Past Reviews

Regional Reviews: Chicago

Artistic Home Theatre
Review by Ruth Smerling

Javier Carmona and Karla Carona
Photo by Joe Mazza, Brave Lux
A playwright knows they have talent when they dare to mess with an iconic Greek tragedy. Sarah Ruhl's Eurydice has won many awards and critical acclaim and even inspired an opera. She tweaked the time-honored story of Orpheus and Eurydice to retell it from Eurydice's point of view with a plethora of sensory excitement. Performed at Artistic Home Theatre with a sparse set, yet filled with earthy sounds, illusions, and constant movement, this Eurydice is a journey into the troubled mind and heart of someone who must make a difficult choice.

Eurydice (Karla Carona) is in love with Orpheus (Steven Cooper). She feels safe with him and they are to be married, but they are not always in sync. Orpheus is a musician and poet. He writes songs and hears music that she does not hear. She is wracked with doubt and unsure if they are really communicating. She encounters the A Nasty Interesting Man (Todd Wojcik), who tells her that he has a letter for from her deceased father. The letter is what he would have said at her wedding had he survived to attend. Surprised and horrified, she has an accident that causes her untimely death. She must decide whether she wants to stay with Orpheus or be with her father (Javier Carmona). She quickly learns that death is even more complicated than life. Once in the underworld, a person is dipped in the river and all memory is erased. Their human existence is void.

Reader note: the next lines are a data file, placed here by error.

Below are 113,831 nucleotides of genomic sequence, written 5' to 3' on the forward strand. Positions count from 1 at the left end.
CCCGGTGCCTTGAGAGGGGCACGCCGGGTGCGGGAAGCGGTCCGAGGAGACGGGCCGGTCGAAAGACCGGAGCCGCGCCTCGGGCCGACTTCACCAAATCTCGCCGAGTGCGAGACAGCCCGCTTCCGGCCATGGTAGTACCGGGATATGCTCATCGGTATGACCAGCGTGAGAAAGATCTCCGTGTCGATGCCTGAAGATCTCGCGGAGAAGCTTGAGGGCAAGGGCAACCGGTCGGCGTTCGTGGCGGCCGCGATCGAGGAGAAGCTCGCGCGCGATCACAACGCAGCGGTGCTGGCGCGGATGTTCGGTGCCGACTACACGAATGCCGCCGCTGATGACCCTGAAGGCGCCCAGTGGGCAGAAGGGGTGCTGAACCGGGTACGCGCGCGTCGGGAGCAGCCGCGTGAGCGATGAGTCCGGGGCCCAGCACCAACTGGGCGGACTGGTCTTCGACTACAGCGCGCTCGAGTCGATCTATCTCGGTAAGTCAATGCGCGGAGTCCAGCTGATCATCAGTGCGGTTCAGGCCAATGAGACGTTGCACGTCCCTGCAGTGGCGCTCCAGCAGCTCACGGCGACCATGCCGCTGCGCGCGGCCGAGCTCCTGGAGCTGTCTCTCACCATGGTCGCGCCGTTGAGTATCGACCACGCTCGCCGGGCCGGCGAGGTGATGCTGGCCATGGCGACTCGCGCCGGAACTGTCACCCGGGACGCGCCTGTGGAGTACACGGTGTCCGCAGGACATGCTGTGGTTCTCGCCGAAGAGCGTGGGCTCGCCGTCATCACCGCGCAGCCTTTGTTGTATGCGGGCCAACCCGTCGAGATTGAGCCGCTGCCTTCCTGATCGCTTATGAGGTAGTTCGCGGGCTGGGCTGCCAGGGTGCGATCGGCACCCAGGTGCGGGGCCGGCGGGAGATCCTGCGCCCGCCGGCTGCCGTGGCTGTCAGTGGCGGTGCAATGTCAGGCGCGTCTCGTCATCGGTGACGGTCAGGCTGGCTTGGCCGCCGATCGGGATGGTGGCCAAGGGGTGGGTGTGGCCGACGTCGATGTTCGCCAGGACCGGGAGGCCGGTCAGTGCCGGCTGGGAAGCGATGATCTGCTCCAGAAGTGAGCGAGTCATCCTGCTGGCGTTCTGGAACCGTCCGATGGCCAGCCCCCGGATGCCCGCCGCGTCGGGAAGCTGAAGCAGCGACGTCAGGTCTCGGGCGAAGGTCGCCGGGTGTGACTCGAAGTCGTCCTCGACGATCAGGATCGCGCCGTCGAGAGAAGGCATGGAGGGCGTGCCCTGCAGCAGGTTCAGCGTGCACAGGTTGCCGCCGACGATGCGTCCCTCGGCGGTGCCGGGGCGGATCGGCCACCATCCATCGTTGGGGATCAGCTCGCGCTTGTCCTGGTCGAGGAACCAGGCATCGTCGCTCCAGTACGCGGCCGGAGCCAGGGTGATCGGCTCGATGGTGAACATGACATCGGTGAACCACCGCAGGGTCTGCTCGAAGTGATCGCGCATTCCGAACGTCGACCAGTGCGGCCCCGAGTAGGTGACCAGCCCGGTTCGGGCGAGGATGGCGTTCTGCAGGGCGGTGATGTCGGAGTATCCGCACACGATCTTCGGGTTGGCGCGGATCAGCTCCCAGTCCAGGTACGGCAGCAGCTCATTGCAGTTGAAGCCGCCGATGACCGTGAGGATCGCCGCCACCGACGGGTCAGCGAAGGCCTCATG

Does that sound logical? Well no, of course not. Director Kathy Scambiatterra has risen to the challenge, reminding the audience that this is someone so lost in thought she's not watching what she's doing or thinking clearly. Karla Carona seems to be walking on air as the clueless Eurydice, jostled from near wedded bliss to the rigors of the underworld for eternity. To make her journey even more precarious, there is a Greek chorus of stones, a Big Stone (Will Casey), a Loud Stone (Alexander McRae), and a Little Stone (Ariana Lopez). They are clad in psychedelic robes, and they interject with prickly comments that are mostly irritating. Sound designer Petter Wahlback keeps the tension high with eerie notes circulating and haunting the production like a memory that is just about to return.

Eurydice is an ingenious and humorous artistic attempt to harness and rationalize the chaos that we live with. Sarah wreaks havoc on the forces at work within us that we have no control over.

Artistic Home Theatre's Eurydice, runs through November 21, 2021, at the Den Theatre, 1331 N. Milwaukee Avenue, Chicago IL. Tickets are $35; $16 for students. For information, tickets, and COVID regulations, visit